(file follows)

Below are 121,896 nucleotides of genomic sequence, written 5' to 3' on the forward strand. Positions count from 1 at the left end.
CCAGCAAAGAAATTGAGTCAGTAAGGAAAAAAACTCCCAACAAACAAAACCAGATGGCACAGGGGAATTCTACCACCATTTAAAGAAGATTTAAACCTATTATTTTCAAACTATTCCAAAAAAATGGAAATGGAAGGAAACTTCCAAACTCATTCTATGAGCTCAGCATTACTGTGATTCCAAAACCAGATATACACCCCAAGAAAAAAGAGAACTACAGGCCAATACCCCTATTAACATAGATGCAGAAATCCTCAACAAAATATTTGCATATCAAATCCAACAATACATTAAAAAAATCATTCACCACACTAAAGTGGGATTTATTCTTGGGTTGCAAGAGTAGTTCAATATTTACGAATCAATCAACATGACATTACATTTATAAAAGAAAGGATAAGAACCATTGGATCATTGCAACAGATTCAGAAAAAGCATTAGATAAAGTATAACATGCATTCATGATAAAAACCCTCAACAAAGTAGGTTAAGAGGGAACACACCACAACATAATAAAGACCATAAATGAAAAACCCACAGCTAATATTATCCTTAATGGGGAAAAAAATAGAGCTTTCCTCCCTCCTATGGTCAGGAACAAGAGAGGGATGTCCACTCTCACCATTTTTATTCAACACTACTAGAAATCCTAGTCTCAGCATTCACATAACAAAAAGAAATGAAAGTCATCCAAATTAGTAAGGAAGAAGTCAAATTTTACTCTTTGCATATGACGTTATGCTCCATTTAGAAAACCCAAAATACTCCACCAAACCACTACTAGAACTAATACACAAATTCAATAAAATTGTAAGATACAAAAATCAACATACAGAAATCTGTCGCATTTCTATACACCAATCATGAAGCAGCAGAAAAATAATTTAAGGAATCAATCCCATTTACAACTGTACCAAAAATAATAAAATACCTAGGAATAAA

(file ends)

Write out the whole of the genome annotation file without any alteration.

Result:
Below are 121,896 nucleotides of genomic sequence, written 5' to 3' on the forward strand. Positions count from 1 at the left end.
CCAGCAAAGAAATTGAGTCAGTAAGGAAAAAAACTCCCAACAAACAAAACCAGATGGCACAGGGGAATTCTACCACCATTTAAAGAAGATTTAAACCTATTATTTTCAAACTATTCCAAAAAAATGGAAATGGAAGGAAACTTCCAAACTCATTCTATGAGCTCAGCATTACTGTGATTCCAAAACCAGATATACACCCCAAGAAAAAAGAGAACTACAGGCCAATACCCCTATTAACATAGATGCAGAAATCCTCAACAAAATATTTGCATATCAAATCCAACAATACATTAAAAAAATCATTCACCACACTAAAGTGGGATTTATTCTTGGGTTGCAAGAGTAGTTCAATATTTACGAATCAATCAACATGACATTACATTTATAAAAGAAAGGATAAGAACCATTGGATCATTGCAACAGATTCAGAAAAAGCATTAGATAAAGTATAACATGCATTCATGATAAAAACCCTCAACAAAGTAGGTTAAGAGGGAACACACCACAACATAATAAAGACCATAAATGAAAAACCCACAGCTAATATTATCCTTAATGGGGAAAAAAATAGAGCTTTCCTCCCTCCTATGGTCAGGAACAAGAGAGGGATGTCCACTCTCACCATTTTTATTCAACACTACTAGAAATCCTAGTCTCAGCATTCACATAACAAAAAGAAATGAAAGTCATCCAAATTAGTAAGGAAGAAGTCAAATTTTACTCTTTGCATATGACGTTATGCTCCATTTAGAAAACCCAAAATACTCCACCAAACCACTACTAGAACTAATACACAAATTCAATAAAATTGTAAGATACAAAAATCAACATACAGAAATCTGTCGCATTTCTATACACCAATCATGAAGCAGCAGAAAAATAATTTAAGGAATCAATCCCATTTACAACTGTACCAAAAATAATAAAATACCTAGGAATAAA